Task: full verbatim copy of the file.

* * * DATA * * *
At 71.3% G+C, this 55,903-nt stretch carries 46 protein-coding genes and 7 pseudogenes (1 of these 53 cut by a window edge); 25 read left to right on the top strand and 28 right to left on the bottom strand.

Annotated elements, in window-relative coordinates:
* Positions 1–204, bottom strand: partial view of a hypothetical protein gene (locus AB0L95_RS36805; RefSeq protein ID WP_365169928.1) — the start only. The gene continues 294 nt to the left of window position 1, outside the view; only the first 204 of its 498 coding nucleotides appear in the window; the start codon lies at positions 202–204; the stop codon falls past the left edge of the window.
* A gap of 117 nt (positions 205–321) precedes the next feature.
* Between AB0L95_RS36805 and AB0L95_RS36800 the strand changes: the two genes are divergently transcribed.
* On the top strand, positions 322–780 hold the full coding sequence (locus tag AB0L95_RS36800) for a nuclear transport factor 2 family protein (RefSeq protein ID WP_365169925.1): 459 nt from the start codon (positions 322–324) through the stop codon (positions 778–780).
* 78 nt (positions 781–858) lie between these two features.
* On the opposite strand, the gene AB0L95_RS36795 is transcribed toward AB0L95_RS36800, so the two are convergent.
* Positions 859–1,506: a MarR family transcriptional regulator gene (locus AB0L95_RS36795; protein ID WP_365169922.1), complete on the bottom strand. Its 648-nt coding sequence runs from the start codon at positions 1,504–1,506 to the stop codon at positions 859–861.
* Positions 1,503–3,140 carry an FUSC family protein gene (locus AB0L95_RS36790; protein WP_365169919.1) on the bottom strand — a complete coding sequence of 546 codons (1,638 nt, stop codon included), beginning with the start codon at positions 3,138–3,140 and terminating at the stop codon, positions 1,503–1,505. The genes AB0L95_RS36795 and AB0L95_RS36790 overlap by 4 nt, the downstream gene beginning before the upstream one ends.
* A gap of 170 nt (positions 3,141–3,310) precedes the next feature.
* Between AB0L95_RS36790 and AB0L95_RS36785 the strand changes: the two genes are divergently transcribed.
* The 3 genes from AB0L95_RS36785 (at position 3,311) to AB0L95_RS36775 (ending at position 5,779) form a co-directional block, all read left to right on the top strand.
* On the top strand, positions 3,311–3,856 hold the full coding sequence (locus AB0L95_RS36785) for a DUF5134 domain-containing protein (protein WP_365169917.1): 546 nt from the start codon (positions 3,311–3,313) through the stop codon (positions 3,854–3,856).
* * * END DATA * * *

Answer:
At 71.3% G+C, this 55,903-nt stretch carries 46 protein-coding genes and 7 pseudogenes (1 of these 53 cut by a window edge); 25 read left to right on the top strand and 28 right to left on the bottom strand.

Annotated elements, in window-relative coordinates:
* Positions 1–204, bottom strand: partial view of a hypothetical protein gene (locus AB0L95_RS36805; RefSeq protein ID WP_365169928.1) — the start only. The gene continues 294 nt to the left of window position 1, outside the view; only the first 204 of its 498 coding nucleotides appear in the window; the start codon lies at positions 202–204; the stop codon falls past the left edge of the window.
* A gap of 117 nt (positions 205–321) precedes the next feature.
* Between AB0L95_RS36805 and AB0L95_RS36800 the strand changes: the two genes are divergently transcribed.
* On the top strand, positions 322–780 hold the full coding sequence (locus tag AB0L95_RS36800) for a nuclear transport factor 2 family protein (RefSeq protein ID WP_365169925.1): 459 nt from the start codon (positions 322–324) through the stop codon (positions 778–780).
* 78 nt (positions 781–858) lie between these two features.
* On the opposite strand, the gene AB0L95_RS36795 is transcribed toward AB0L95_RS36800, so the two are convergent.
* Positions 859–1,506: a MarR family transcriptional regulator gene (locus AB0L95_RS36795; protein ID WP_365169922.1), complete on the bottom strand. Its 648-nt coding sequence runs from the start codon at positions 1,504–1,506 to the stop codon at positions 859–861.
* Positions 1,503–3,140 carry an FUSC family protein gene (locus AB0L95_RS36790; protein WP_365169919.1) on the bottom strand — a complete coding sequence of 546 codons (1,638 nt, stop codon included), beginning with the start codon at positions 3,138–3,140 and terminating at the stop codon, positions 1,503–1,505. The genes AB0L95_RS36795 and AB0L95_RS36790 overlap by 4 nt, the downstream gene beginning before the upstream one ends.
* A gap of 170 nt (positions 3,141–3,310) precedes the next feature.
* Between AB0L95_RS36790 and AB0L95_RS36785 the strand changes: the two genes are divergently transcribed.
* The 3 genes from AB0L95_RS36785 (at position 3,311) to AB0L95_RS36775 (ending at position 5,779) form a co-directional block, all read left to right on the top strand.
* On the top strand, positions 3,311–3,856 hold the full coding sequence (locus AB0L95_RS36785) for a DUF5134 domain-containing protein (protein WP_365169917.1): 546 nt from the start codon (positions 3,311–3,313) through the stop codon (positions 3,854–3,856).